I'll get right to it: anyone using a mature copy of Windows 7 (as opposed to a new computer or a newly installed copy) should not install Service Pack 1 (SP1).
This is not a knock on Microsoft, Windows or the service pack itself. The Defensive Computing approach is to let the curious, the un-informed and the pioneers suffer the inevitable problems with any major release of software.
I always advise waiting before installing a Windows service pack. Think of it as a cooling off period. Microsoft can't possibly test everything. And the service pack itself is not my big concern. Rather, it's the interplay with non-Microsoft software that accounts for most of my hesitation.
Waiting, allows time for software vendors to discover any incompatibilities with the new service pack. Given sufficient time, affected vendors may include fixes in new releases, make patches available or, at the least, document a work-around.
A service pack contains three things: previously released bug fixes, new bug fixes and new features. Any pessimism needs to be weighed against the improvements offered by the new bug fixes and/or new features. From what I've read, the improvements in Windows 7 SP1 are trivial and/or irrelevant to most users. Thus pessimism wins hands down.
To be clear, my point is to wait, for now, not to avoid SP1 forever.
The decision to wait is, to me, a no-brainer. How long to wait, however, is a matter of opinion. My best guess is to hold off until August 2011, which would give SP1 about five months of exposure to everything the world has to offer. I waited much longer on Windows XP Service Pack 3, but Windows 7 seems more mature.
According to Computerworld, sometime in April the first new Windows 7 machines will ship with SP1 pre-installed.
What about new Windows 7 PCs without SP1?
As with any new computer, you should initially kick the tires as much as possible. Then, when you are reasonably confident the machine is not a lemon, would be a good time to install Service Pack 1. This way, problems surface before you have become dependent on the machine, while tech support is still available and while restoring to a factory fresh state is a viable option.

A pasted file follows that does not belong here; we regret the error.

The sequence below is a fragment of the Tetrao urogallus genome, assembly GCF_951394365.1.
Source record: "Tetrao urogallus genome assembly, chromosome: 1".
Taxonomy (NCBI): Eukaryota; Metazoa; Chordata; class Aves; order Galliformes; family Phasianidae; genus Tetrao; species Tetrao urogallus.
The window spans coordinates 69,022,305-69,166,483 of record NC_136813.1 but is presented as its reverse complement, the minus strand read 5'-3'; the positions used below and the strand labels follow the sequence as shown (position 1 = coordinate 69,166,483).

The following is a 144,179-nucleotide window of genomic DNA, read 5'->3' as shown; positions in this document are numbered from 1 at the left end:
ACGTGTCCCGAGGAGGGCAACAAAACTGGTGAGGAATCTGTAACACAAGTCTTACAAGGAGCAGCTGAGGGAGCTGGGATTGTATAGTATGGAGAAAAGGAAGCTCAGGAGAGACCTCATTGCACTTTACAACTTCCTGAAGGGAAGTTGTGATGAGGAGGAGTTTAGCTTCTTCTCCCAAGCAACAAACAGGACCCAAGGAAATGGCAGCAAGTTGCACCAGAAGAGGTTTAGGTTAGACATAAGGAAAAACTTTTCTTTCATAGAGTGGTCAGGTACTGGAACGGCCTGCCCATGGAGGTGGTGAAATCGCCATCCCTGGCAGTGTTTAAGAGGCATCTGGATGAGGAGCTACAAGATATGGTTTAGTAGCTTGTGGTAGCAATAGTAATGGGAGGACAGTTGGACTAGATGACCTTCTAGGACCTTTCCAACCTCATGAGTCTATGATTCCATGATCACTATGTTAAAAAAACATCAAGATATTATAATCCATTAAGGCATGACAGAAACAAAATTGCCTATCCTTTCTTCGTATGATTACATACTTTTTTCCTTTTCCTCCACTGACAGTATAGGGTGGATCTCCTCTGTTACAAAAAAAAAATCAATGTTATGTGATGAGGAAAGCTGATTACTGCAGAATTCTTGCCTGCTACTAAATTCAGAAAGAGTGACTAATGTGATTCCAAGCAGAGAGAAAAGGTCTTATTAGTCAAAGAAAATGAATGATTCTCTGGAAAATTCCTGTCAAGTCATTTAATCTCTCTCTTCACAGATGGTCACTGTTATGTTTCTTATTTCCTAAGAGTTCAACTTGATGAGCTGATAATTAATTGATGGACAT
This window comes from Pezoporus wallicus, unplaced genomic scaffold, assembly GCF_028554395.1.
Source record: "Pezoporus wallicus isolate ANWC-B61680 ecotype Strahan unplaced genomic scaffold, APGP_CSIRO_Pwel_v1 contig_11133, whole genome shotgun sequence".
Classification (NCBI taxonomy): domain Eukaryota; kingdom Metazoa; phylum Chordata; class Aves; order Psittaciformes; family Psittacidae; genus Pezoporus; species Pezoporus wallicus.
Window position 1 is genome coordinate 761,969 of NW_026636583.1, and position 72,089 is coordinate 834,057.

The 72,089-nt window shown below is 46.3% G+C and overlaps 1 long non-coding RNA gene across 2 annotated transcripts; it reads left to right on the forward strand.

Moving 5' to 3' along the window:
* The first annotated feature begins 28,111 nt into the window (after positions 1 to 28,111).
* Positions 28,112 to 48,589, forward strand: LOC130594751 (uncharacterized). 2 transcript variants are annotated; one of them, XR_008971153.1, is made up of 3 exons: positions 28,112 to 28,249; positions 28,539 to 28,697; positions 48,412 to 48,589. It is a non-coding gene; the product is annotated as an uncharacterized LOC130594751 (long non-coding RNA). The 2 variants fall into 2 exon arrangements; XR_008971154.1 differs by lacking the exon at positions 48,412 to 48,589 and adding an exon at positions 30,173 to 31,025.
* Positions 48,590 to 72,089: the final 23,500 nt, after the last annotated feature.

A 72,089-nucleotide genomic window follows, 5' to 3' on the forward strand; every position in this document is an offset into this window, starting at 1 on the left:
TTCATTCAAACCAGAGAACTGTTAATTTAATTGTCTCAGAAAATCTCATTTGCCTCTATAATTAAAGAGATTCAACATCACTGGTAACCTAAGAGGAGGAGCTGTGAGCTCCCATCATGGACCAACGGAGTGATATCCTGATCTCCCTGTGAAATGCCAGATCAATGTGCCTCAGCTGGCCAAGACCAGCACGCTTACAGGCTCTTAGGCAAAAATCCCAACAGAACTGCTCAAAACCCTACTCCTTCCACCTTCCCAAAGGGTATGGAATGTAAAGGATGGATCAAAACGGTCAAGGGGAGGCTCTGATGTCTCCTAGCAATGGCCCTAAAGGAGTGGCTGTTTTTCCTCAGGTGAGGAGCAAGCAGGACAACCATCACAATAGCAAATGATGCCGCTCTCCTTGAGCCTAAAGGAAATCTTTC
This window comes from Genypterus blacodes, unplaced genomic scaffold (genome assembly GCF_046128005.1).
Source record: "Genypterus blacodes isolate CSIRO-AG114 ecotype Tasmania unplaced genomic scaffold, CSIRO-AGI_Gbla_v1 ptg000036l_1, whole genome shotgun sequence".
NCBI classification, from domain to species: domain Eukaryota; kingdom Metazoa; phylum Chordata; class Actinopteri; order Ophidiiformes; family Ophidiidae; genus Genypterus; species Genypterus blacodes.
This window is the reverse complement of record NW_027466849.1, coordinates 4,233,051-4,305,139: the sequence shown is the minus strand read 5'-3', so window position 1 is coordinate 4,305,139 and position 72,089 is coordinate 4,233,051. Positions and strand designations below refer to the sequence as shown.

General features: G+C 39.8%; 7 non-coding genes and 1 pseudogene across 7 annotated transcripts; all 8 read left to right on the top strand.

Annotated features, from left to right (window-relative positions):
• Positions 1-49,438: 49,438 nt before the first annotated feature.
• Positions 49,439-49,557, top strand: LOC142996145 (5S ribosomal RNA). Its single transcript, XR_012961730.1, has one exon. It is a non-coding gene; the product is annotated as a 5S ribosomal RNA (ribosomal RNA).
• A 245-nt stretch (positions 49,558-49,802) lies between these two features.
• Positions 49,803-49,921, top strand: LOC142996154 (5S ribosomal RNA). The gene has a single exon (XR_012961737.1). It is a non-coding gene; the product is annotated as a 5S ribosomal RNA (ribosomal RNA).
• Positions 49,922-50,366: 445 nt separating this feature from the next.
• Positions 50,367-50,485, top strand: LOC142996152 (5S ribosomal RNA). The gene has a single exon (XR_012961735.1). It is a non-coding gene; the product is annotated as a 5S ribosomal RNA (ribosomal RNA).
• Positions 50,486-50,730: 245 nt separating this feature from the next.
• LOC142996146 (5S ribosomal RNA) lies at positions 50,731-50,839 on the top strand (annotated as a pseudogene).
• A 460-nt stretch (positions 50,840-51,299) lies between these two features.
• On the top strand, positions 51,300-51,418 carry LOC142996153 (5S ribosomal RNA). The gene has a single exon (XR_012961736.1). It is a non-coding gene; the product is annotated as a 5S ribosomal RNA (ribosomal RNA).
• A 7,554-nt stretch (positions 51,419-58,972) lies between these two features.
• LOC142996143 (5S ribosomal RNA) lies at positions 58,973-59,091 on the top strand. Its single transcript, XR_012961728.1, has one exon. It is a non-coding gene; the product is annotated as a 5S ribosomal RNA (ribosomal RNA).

I have read recommendations that if you are re-installing Windows 7 then the first thing to do on the newly installed copy is to install SP1.
If you are re-installing Windows 7 from scratch, the first thing to do is get up to speed on disk image backups.
OTHER OPINIONS ON WINDOWS 7 SP1
Many others have offered their opinions on installing Windows 7 Service Pack 1. Most suggest waiting.
In the Windows Secrets newsletter, Woody Leonhard recently offered a summary of the new features in the service pack. Summing it up, he says that SP1 "adds surprisingly little to Windows 7" and "there's not a single significant enhancement". He suggests installing it eventually, but not now.
A short version of the Windows Secrets newsletter is free, you need to donate to get a longer edition. Susan Bradley wrote about SP1 in the paid edition, so I won't go into detail on what she said other than to say that she suggested waiting.
Windows 7 Service Pack 1 (SP1) is now available. That doesn't necessarily mean that you should just immediately install it, though ... I'd probably wait a few months, say June, 2011 or so. This is just to let others experience any problems that might be part of the update, and to either allow SP1 to be fixed as needed or, for support sites and the Microsoft Knowledgebase to accumulate any workarounds to problems that people have experienced. I'm not saying that a problem is likely, not at all. But the reality is that a few people will experience issues with the update, and it'd be best to let others blaze the trail, just in case you happen to be one of those few ... For the vast majority of people, the SP1 update should not be an issue. I do recommend that you install it eventually. You just don't need to be in a rush.